"We have seen our wikis used in the M&A space," says Ken Norton, vice president of products at Jotspot, a California-based company that provides corporate wiki applications. "You have all these different parties involved that need to come together, keep track of all the due-diligence documents and draft a term sheet. Wikis are great for that because it ties together dispersed parties."
Wikis also can be more secure than e-mail, a key consideration when dealing with confidential documents. If in-house counsel send a draft of a brief via e-mail, then that draft may circulate to others outside the intended circle. Yet, wikis restrict access. If a lawyer posts a draft on a password-protected, firewalled wiki, then only privileged parties can access it.
Aside from surpassing e-mail as a group communication tool, wikis also rival collaborative software, such as Lotus Notes and SharePoint. Take the previous example about the draft. In that case, anyone with access could view the draft on the wiki and revise it in real time. This creates a central, easy-to-access location. Because everyone views the same version, there is no confusion over which is the most current. And if someone makes a bad edit, a click of the mouse reinstates a previous version.
"Wikis make it easy for people to put things up and modify them," says Kevin Werbach, a technology analyst and assistant professor of legal studies at the Wharton School of the University of Pennsylvania. "They are extremely good when the key elements are to make sure that information gets out to everyone and that things can be updated quickly.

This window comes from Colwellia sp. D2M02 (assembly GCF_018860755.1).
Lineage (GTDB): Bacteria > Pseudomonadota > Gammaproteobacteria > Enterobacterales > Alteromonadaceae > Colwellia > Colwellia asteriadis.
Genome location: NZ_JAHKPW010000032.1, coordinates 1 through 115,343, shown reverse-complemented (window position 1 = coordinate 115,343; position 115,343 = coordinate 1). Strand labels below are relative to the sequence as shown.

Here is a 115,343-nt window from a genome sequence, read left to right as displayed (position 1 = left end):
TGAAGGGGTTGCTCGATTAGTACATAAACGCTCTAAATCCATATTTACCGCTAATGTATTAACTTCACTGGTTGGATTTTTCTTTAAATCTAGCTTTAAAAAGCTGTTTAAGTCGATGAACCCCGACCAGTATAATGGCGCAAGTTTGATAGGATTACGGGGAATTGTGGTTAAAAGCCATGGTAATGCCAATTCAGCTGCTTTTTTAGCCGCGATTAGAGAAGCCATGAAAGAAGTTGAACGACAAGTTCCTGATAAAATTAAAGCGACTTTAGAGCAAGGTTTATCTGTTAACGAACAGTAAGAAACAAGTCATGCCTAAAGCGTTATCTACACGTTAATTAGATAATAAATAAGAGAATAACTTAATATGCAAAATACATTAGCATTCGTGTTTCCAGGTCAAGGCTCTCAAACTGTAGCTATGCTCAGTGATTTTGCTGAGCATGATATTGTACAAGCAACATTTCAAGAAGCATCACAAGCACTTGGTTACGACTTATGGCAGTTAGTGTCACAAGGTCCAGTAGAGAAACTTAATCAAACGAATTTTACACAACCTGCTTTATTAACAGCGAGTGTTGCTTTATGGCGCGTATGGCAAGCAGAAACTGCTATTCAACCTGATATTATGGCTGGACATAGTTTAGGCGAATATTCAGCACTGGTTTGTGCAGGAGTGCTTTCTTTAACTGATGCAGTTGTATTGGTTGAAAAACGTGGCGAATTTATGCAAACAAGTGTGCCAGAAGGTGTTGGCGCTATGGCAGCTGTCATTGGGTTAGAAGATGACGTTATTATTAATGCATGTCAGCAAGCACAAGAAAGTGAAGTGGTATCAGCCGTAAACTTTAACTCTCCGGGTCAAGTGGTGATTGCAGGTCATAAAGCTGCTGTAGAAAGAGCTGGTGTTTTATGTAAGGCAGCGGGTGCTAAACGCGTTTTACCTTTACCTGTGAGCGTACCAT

"For companies that can't afford a full-fledged Intranet, wikis are an inexpensive substitute. If purchased through a company such as Socialtext or Jotspot, a company can expect to spend pennies on the dollars it otherwise would have spent. And unlike a static Intranet, a wiki also organically grows as people contribute. This makes maintenance easier because rather than designating an IT person to maintain an Intranet, everyone upkeeps the wiki merely by contributing.
"Wikis can keep track of anything that goes on inside a company," Norton says. "You don't have to think about how you are going to structure your Intranet. You can just let it evolve."
Keep It Simple
Yet as useful as wikis may sound, they will never fully replace complex project-management software.
"For project management, there are some high-end managers that are building ballparks and skyscrapers that need a lot more complexity," Norton says. "But for those of us who are managing projects day-to-day, it's a great solution."
For legal departments that are used to a rigid hierarchical structure, getting used to wikis' democratic environment may be a hurdle. Not everyone is comfortable with the idea of allowing others to modify information.
"Legal departments vary in terms of culture," Werbach says. "Some are very structured and hierarchical, and some are very flat and collaborative. That will influence how they use the wiki."
Whatever the corporate culture may be, wikis have a place in corporate legal departments.
"Anything that individuals can do by themselves, they are probably just fine using personal productivity tools," Cunningham says. "But if there is any task where people need to work together, there is a place for a wiki."
Like e-mails and digitally stored voicemail messages, wiki material is discoverable. This means legal departments need to set up policies to control what employees are posting.
"Whenever you create an online, durable database, you are creating something that is discoverable," warns Denise Howell, an attorney at Reed Smith in Los Angeles and a pioneering legal blogger. "You want to have some guidelines and policies in place."
Constructing a new policy may seem like a hassle, but the beauty of wikis is that the majority of what companies have established as standards for e-mail use also applies to wikis.
"You have to treat the wiki the same way you are treating these other means of communication and realize that corporate communications can be smoking guns," Howell says.